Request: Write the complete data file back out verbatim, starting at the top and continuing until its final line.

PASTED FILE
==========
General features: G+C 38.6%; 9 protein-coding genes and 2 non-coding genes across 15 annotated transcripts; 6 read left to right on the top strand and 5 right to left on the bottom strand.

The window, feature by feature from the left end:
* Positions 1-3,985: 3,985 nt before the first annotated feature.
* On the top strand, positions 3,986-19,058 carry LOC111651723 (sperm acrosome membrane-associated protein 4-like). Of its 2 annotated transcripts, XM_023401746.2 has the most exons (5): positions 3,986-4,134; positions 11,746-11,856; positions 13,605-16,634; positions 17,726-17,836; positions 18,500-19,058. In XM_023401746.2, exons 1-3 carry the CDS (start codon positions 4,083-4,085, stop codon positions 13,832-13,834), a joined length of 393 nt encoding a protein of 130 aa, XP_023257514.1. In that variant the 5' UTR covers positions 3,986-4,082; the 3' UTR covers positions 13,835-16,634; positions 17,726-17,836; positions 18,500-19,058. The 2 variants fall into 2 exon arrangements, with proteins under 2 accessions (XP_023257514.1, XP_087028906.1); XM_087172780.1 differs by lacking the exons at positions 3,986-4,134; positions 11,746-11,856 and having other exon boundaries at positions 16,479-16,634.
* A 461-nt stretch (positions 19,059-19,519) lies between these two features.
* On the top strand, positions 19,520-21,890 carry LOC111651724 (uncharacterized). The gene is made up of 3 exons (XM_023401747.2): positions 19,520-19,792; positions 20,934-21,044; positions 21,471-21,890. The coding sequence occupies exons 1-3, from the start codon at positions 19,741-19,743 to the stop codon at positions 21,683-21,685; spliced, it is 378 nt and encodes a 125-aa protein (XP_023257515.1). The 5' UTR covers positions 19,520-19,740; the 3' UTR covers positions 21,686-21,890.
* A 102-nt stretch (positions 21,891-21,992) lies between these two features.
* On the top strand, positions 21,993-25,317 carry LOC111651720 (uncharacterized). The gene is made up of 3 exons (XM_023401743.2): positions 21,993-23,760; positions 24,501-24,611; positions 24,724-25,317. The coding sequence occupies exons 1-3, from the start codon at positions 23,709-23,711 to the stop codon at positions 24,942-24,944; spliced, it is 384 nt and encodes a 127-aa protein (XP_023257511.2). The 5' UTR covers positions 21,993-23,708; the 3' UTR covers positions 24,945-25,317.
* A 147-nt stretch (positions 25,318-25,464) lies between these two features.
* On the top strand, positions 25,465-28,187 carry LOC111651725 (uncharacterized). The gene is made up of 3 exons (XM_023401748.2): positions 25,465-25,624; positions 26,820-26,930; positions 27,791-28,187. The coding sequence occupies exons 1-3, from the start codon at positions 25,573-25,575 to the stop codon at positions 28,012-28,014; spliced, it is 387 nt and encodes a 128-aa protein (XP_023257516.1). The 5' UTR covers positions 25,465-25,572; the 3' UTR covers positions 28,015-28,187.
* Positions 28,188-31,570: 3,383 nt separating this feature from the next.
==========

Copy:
General features: G+C 38.6%; 9 protein-coding genes and 2 non-coding genes across 15 annotated transcripts; 6 read left to right on the top strand and 5 right to left on the bottom strand.

The window, feature by feature from the left end:
* Positions 1-3,985: 3,985 nt before the first annotated feature.
* On the top strand, positions 3,986-19,058 carry LOC111651723 (sperm acrosome membrane-associated protein 4-like). Of its 2 annotated transcripts, XM_023401746.2 has the most exons (5): positions 3,986-4,134; positions 11,746-11,856; positions 13,605-16,634; positions 17,726-17,836; positions 18,500-19,058. In XM_023401746.2, exons 1-3 carry the CDS (start codon positions 4,083-4,085, stop codon positions 13,832-13,834), a joined length of 393 nt encoding a protein of 130 aa, XP_023257514.1. In that variant the 5' UTR covers positions 3,986-4,082; the 3' UTR covers positions 13,835-16,634; positions 17,726-17,836; positions 18,500-19,058. The 2 variants fall into 2 exon arrangements, with proteins under 2 accessions (XP_023257514.1, XP_087028906.1); XM_087172780.1 differs by lacking the exons at positions 3,986-4,134; positions 11,746-11,856 and having other exon boundaries at positions 16,479-16,634.
* A 461-nt stretch (positions 19,059-19,519) lies between these two features.
* On the top strand, positions 19,520-21,890 carry LOC111651724 (uncharacterized). The gene is made up of 3 exons (XM_023401747.2): positions 19,520-19,792; positions 20,934-21,044; positions 21,471-21,890. The coding sequence occupies exons 1-3, from the start codon at positions 19,741-19,743 to the stop codon at positions 21,683-21,685; spliced, it is 378 nt and encodes a 125-aa protein (XP_023257515.1). The 5' UTR covers positions 19,520-19,740; the 3' UTR covers positions 21,686-21,890.
* A 102-nt stretch (positions 21,891-21,992) lies between these two features.
* On the top strand, positions 21,993-25,317 carry LOC111651720 (uncharacterized). The gene is made up of 3 exons (XM_023401743.2): positions 21,993-23,760; positions 24,501-24,611; positions 24,724-25,317. The coding sequence occupies exons 1-3, from the start codon at positions 23,709-23,711 to the stop codon at positions 24,942-24,944; spliced, it is 384 nt and encodes a 127-aa protein (XP_023257511.2). The 5' UTR covers positions 21,993-23,708; the 3' UTR covers positions 24,945-25,317.
* A 147-nt stretch (positions 25,318-25,464) lies between these two features.
* On the top strand, positions 25,465-28,187 carry LOC111651725 (uncharacterized). The gene is made up of 3 exons (XM_023401748.2): positions 25,465-25,624; positions 26,820-26,930; positions 27,791-28,187. The coding sequence occupies exons 1-3, from the start codon at positions 25,573-25,575 to the stop codon at positions 28,012-28,014; spliced, it is 387 nt and encodes a 128-aa protein (XP_023257516.1). The 5' UTR covers positions 25,465-25,572; the 3' UTR covers positions 28,015-28,187.
* Positions 28,188-31,570: 3,383 nt separating this feature from the next.